Make Boot Packing Great Again | Doglotion’s Felix Jauvin

Words by Felix Jauvin

So the other day I was skinning up East Col into the Blackcomb Backcountry and it dawned on me: where are all the bootpackers?

Now, a clear distinction must be made before moving forward. There are two types of bootpackers in the backcountry. There’s the inexperienced cotton-wearing, backpack-not-having, avalanche-awareness-lacking straggler who is booting up in the main skin track, and then there’s the war-hardened mountain veteran badass who refuses to get with the times and is ‘packin his way over to Husume with a couple of his/her buddies who’ve seen a thing or two in the mountains throughout their lives. The latter is who I am talking about.

Michelle Parker and Brenton Reagan in Jackson Hole. Robin O’Neill photo.

The person who still rocks 18 DIN alpine bindings on their all-metal skis because they refuse to sacrifice an inch of performance. The type of person who has ski mountaineered big lines in the Waddington but prefers the simplicity of a classic wallow in the snow. The type of person who is too in love with the simple art of sliding down snow that they don’t have time for such petty considerations as “tech bindings”. It can be argued that (with an attempt to not sound melodramatic) these people are the heart and soul of skiing.

So what happened to them?

Has the uptrend of volume in the backcountry simply drowned these folks out? Did backcountry gear get so efficient and reliable that even these guys finally switched to skinning? Did they just quit skiing now that the backcountry is so blown out and too mainstream (I say, very sarcastically)?

For some this is a skin track to a bootpack, for others its a contest to see who can skin to the top and who could care less. Jamie Bond photo.

It seems that in the past 10 years throughout this revolution of the backcountry experience, if you will, it has perhaps led astray many from the initial motivations that led to them pursuing these backcountry endeavours.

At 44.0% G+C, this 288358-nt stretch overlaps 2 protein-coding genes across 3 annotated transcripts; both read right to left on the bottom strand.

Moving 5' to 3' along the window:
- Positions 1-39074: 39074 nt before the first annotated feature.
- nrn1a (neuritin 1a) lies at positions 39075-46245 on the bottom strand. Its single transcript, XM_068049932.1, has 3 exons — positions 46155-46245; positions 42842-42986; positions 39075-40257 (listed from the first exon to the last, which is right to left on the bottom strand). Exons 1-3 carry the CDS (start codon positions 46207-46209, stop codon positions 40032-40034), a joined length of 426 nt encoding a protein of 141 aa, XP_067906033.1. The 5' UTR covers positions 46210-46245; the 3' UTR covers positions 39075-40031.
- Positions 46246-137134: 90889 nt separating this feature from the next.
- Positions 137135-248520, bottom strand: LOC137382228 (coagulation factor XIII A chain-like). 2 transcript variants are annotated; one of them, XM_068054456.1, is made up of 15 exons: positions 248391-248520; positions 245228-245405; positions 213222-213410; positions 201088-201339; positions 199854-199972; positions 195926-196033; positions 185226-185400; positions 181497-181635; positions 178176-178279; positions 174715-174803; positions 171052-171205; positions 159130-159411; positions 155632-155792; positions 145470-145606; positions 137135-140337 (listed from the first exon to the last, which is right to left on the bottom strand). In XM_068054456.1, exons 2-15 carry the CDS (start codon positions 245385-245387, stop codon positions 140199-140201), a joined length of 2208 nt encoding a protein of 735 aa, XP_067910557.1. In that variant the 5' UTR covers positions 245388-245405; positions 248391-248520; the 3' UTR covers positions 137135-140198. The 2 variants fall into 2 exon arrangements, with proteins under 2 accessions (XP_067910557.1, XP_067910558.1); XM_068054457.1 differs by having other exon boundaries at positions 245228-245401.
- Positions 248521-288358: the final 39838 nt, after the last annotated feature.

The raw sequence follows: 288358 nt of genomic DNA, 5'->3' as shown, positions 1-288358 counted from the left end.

My musings on the disappearance of the traditional bootpacker are shallow. It’s fairly obvious that there is simply much better gear available these days compared to ten years ago. However, what the trend represents is a paradigm shift in how the experience of the backcountry is perceived.

I remember in my (not so distant) youth, I cut my teeth in the backcountry attempting to skin up Oboe off Whistler Mountain with Alpine Trekker bindings slotted into my 80mm park skis. Back then, tech bindings were generally reserved for the true mountain woman/man and the clunky touring binding adapters were left for the rest of us dilettantes. Tech bindings were still under exclusive patents so there were no major competitors and everyone was basically on the same gear. What this nurtured was an environment in which no one was out there for self-indulgent reasons but rather to experience the awesome (in the truest sense of the word) power of the mountains.

Before I have everyone clicking away in abhorrence to my elitist, cynical, and crusty ramblings, I argue that it does provide an insight to the shift we’ve seen over this past decade or so.

As a self-described gear addict and perpetrator of this shift in perception, I think it is important for me and for everyone else who is a self-described gear nerd to take a second to reassess why we are out there:

It’s not to flaunt the hottest gear of the year on the skin track.

It’s not to look in disdain at others for not having the latest and greatest gear going.

For me, it’s a sanctuary in which I can escape the daily cycle of life and feel something a bit more real.

For you, it can be whatever you want it to be. But I just hope you find meaningful value in it. If that means bootpacking nearby lines off your local resort, then by all means I encourage it.

Of course there’s a time ‘n place for a good ‘ol boot pack. This would be one of’ em. Photo by Jamie Bond.


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